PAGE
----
The JdbcTemplate Class

This class represents the core of Spring's JDBC support. It can execute all types of SQL statements. In the most simplistic view, you can classify the data definition and data manipulation statements. Data definition statements cover creating various database objects (tables, views, stored procedures, etc). Data manipulation statements manipulate the data and can be classified as select and update statements. A select statement generally returns a set of rows; each row has the same set of columns. An update statement modifies the data in the database but does not return any results.

The JdbcTemplate class allows you to issue any type of SQL statement to the database and return any type of result.

Let's start with a simple query that returns a single value. A good example is a query that returns the last generated primary key value—for instance, select last_insert_id() in MySQL. This statement returns an int value. We can use JdbcTemplate to retrieve the value, as shown in Listing 8-12.

Listing 8-12: Using JdbcTemplate to Retreive an int Value

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package com.apress.prospring.ch10.spring;      public abstract class JdbcAbstractTestDao      extends JdbcDaoSupport implements TestDao {          protected void retrieveIdentity(final Test test) {         JdbcTemplate jt = new JdbcTemplate(getDataSource());         test.setTestId(jt.queryForInt("select last_insert_id()") );     } }i
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The other methods of JdbcTemplate return Long, Object, and int values and are very self- explanatory.

In Listing 8-13, we demonstrate how to return a list of two domain objects as a result of an inner join operation using the execute method of JdbcTemplate.

Listing 8-13: JdbcTemplate Example

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package com.apress.prospring.ch10.spring;      public abstract class JdbcAbstractTestDao      extends JdbcDaoSupport implements TestDao {          public List getAll() {         JdbcTemplate jt = new JdbcTemplate(getDataSource());         return (List)jt.execute(             new PreparedStatementCreator() {                      public PreparedStatement createPreparedStatement(                     Connection connection)                      throws SQLException {                     return connection.prepareStatement(                          "select t.*, td.* from Tests t " +                         "inner join TestDetails td on t.TestId = td.Test");                 }                          },              new PreparedStatementCallback() {                      private int testId = -1;                                  public Object doInPreparedStatement(PreparedStatement ps)                      throws SQLException, DataAccessException {                     int testId;                     List result = new ArrayList();                     int lastTestId = -1;                     Test test = null;                     ResultSet rs = ps.executeQuery();                     while ( {                         testId = rs.getInt("TestId");                         if (testId != lastTestId) {                             test = new Test();                             test.setTestId(testId);                             test.setName(rs.getString("Name"));                             test.setDetails(new ArrayList());                         }                         TestDetail td = new TestDetail();                         td.setData(rs.getString("Data"));                         td.setTest(rs.getInt("Test"));                         td.setTestDetailId(rs.getInt("TestDetailId"));                         test.getDetails().add(td);                     }                     return result;                 }                          });     } }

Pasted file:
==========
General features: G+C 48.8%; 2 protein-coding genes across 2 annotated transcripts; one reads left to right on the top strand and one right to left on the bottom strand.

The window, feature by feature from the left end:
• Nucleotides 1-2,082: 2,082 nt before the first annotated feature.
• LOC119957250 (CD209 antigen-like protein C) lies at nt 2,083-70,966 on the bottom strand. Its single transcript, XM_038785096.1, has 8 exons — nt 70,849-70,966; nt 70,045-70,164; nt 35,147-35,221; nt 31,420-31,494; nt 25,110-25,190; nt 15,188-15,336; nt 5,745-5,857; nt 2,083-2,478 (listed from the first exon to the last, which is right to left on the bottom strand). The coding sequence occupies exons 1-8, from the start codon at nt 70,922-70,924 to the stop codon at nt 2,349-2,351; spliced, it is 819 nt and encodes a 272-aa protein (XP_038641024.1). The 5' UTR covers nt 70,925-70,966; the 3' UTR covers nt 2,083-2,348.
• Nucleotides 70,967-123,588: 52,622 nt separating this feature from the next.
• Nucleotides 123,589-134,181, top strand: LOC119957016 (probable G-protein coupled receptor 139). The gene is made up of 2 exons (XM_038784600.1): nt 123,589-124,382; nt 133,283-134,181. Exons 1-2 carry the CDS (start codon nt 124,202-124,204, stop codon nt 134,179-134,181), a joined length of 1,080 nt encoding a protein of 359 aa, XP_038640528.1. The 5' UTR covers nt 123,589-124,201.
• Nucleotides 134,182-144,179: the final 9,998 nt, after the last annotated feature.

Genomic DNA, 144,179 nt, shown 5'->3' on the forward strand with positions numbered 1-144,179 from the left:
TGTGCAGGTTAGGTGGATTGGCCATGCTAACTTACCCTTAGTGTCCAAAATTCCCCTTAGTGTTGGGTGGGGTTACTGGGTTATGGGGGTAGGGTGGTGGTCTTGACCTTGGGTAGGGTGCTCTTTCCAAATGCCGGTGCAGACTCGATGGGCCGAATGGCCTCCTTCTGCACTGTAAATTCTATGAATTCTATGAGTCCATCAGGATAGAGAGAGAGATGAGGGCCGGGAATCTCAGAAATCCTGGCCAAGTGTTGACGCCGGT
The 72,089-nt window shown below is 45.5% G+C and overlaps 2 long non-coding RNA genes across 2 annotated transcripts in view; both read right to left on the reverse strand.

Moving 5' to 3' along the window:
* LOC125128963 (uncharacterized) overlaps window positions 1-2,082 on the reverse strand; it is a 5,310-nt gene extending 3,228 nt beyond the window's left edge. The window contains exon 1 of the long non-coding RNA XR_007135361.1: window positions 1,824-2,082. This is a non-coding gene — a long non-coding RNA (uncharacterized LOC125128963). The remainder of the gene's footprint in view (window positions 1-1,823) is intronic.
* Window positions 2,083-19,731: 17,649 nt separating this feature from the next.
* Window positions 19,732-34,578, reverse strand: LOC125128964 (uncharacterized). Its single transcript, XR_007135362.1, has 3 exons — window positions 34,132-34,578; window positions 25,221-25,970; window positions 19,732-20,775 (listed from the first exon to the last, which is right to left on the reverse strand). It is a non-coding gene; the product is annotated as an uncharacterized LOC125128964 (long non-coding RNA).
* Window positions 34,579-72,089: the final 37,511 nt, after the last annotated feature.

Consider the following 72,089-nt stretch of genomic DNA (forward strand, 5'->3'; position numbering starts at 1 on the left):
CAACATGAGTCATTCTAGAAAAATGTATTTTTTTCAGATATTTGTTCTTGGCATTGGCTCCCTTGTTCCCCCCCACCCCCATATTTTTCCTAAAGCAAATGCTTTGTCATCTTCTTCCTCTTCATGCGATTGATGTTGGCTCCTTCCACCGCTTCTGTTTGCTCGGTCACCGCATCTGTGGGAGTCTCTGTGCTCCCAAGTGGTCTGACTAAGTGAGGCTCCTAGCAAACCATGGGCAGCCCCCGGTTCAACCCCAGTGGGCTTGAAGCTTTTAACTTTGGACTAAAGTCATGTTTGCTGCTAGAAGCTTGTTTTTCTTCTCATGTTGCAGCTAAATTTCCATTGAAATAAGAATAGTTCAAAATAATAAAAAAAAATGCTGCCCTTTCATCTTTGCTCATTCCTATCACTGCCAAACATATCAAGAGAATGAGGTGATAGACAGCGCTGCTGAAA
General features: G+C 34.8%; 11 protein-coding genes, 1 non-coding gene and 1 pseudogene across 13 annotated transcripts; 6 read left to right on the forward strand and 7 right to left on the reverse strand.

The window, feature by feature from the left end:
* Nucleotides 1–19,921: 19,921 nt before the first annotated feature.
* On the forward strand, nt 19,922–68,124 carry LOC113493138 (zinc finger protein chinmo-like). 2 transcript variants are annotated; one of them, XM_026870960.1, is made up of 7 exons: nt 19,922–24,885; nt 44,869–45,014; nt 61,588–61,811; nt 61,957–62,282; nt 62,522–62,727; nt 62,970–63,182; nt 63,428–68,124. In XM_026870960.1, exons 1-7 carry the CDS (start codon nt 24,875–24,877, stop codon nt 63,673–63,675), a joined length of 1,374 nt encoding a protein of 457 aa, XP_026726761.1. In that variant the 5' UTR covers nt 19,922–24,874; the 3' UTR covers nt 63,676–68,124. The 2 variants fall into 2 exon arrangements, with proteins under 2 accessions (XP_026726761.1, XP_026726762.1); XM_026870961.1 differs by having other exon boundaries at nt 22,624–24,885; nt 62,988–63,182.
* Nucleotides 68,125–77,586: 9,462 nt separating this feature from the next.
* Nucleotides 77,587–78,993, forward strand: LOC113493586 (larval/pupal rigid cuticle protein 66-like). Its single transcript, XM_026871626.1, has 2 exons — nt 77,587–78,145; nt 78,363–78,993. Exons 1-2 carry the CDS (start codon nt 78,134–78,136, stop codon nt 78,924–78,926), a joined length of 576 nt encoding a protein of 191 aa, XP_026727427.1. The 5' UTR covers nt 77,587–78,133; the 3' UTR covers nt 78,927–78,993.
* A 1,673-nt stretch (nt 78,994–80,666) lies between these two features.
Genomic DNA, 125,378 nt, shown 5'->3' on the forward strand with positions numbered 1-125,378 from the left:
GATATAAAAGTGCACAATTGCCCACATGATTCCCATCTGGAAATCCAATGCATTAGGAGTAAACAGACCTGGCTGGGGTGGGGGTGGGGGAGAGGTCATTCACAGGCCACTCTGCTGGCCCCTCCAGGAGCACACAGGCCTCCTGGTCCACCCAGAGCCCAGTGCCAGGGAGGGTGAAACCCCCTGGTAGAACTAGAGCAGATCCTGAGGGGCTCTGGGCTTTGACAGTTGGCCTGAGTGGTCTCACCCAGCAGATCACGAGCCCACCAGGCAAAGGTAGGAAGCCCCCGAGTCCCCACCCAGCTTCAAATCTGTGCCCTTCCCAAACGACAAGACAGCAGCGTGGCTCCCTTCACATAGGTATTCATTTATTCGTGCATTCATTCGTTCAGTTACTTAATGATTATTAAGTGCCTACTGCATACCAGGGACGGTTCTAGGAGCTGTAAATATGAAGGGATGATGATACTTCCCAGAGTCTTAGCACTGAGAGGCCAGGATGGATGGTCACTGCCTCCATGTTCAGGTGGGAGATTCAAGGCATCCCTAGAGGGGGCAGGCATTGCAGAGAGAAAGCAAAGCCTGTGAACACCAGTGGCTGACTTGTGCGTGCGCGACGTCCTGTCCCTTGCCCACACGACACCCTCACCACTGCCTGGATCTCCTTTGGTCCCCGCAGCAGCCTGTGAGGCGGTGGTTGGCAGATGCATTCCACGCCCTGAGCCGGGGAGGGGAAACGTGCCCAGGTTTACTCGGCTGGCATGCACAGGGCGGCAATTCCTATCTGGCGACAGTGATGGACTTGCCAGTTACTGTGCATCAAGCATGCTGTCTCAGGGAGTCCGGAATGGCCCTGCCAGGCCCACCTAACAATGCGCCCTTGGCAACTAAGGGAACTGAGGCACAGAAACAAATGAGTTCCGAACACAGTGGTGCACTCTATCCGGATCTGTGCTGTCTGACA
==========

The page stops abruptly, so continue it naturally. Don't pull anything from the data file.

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This code demonstrates how to use this fundamental class. As you can see in Listing 8-13, you have full control over how you create and use the PreparedStatement. Here, we created a JdbcTemplate instance with implementations of PreparedStatementCreator and PreparedStatementCallback. In the creator, we created a PreparedStatement that selects rows from two inner joined tables. The result is a subset of a Cartesian product of the Test and TestDetail tables. Here, we iterate through the result and create appropriate instances of Test and TestDetail objects.

This code adequately demonstrates how to use JdbcTemplate. The bottom line is that anything you can do in JDBC you can do in Spring, but you do not need to manage the JDBC checked exceptions, which makes your code less cluttered and easier to read.

It is worth noting that other Spring JDBC support classes (such as MappingSqlQuery and SqlUpdate) use JdbcTemplate internally to perform the requested database operations. We cover these high-level classes in the next section of the chapter.

Pro Spring
Pro Spring
ISBN: 1590594614
EAN: 2147483647
Year: 2006
Pages: 189

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